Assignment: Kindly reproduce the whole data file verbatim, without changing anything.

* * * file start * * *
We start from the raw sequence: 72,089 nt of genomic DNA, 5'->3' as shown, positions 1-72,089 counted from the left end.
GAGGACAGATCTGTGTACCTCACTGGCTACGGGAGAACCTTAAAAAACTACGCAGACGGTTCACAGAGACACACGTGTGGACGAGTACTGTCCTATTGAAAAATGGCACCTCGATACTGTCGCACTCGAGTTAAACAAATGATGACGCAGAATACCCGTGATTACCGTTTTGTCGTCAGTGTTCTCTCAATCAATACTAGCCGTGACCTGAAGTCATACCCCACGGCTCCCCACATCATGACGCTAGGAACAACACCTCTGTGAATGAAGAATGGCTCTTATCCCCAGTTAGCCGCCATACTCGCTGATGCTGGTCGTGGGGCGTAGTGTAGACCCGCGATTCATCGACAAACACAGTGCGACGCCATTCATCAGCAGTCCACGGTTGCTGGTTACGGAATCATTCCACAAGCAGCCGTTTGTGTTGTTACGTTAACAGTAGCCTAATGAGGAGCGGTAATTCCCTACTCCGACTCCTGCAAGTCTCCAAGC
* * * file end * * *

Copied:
We start from the raw sequence: 72,089 nt of genomic DNA, 5'->3' as shown, positions 1-72,089 counted from the left end.
GAGGACAGATCTGTGTACCTCACTGGCTACGGGAGAACCTTAAAAAACTACGCAGACGGTTCACAGAGACACACGTGTGGACGAGTACTGTCCTATTGAAAAATGGCACCTCGATACTGTCGCACTCGAGTTAAACAAATGATGACGCAGAATACCCGTGATTACCGTTTTGTCGTCAGTGTTCTCTCAATCAATACTAGCCGTGACCTGAAGTCATACCCCACGGCTCCCCACATCATGACGCTAGGAACAACACCTCTGTGAATGAAGAATGGCTCTTATCCCCAGTTAGCCGCCATACTCGCTGATGCTGGTCGTGGGGCGTAGTGTAGACCCGCGATTCATCGACAAACACAGTGCGACGCCATTCATCAGCAGTCCACGGTTGCTGGTTACGGAATCATTCCACAAGCAGCCGTTTGTGTTGTTACGTTAACAGTAGCCTAATGAGGAGCGGTAATTCCCTACTCCGACTCCTGCAAGTCTCCAAGC